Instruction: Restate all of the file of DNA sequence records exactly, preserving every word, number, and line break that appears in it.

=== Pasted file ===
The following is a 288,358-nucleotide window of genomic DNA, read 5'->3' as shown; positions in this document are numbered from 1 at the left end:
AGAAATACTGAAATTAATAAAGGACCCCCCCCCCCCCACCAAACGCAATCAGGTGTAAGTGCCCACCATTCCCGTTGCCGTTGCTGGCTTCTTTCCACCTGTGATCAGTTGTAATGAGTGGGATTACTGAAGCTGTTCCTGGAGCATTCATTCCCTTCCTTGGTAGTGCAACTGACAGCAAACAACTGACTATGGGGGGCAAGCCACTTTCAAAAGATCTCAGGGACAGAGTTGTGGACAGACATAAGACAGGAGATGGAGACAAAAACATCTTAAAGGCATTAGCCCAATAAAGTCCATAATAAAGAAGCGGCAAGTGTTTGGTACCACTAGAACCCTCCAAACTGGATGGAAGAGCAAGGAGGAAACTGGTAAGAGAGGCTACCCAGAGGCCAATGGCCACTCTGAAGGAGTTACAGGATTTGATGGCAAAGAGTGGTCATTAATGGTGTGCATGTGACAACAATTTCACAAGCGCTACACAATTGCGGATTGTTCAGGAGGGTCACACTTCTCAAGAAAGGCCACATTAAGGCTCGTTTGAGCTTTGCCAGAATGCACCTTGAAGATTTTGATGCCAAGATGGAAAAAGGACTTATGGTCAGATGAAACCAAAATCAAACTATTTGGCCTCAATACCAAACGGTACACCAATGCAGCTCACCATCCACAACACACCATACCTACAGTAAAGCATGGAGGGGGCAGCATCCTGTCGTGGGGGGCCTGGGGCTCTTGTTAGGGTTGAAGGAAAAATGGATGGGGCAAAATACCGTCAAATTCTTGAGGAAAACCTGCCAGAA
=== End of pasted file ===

The following is a 288,358-nucleotide window of genomic DNA, read 5'->3' as shown; positions in this document are numbered from 1 at the left end:
AGAAATACTGAAATTAATAAAGGACCCCCCCCCCCCCACCAAACGCAATCAGGTGTAAGTGCCCACCATTCCCGTTGCCGTTGCTGGCTTCTTTCCACCTGTGATCAGTTGTAATGAGTGGGATTACTGAAGCTGTTCCTGGAGCATTCATTCCCTTCCTTGGTAGTGCAACTGACAGCAAACAACTGACTATGGGGGGCAAGCCACTTTCAAAAGATCTCAGGGACAGAGTTGTGGACAGACATAAGACAGGAGATGGAGACAAAAACATCTTAAAGGCATTAGCCCAATAAAGTCCATAATAAAGAAGCGGCAAGTGTTTGGTACCACTAGAACCCTCCAAACTGGATGGAAGAGCAAGGAGGAAACTGGTAAGAGAGGCTACCCAGAGGCCAATGGCCACTCTGAAGGAGTTACAGGATTTGATGGCAAAGAGTGGTCATTAATGGTGTGCATGTGACAACAATTTCACAAGCGCTACACAATTGCGGATTGTTCAGGAGGGTCACACTTCTCAAGAAAGGCCACATTAAGGCTCGTTTGAGCTTTGCCAGAATGCACCTTGAAGATTTTGATGCCAAGATGGAAAAAGGACTTATGGTCAGATGAAACCAAAATCAAACTATTTGGCCTCAATACCAAACGGTACACCAATGCAGCTCACCATCCACAACACACCATACCTACAGTAAAGCATGGAGGGGGCAGCATCCTGTCGTGGGGGGCCTGGGGCTCTTGTTAGGGTTGAAGGAAAAATGGATGGGGCAAAATACCGTCAAATTCTTGAGGAAAACCTGCCAGAA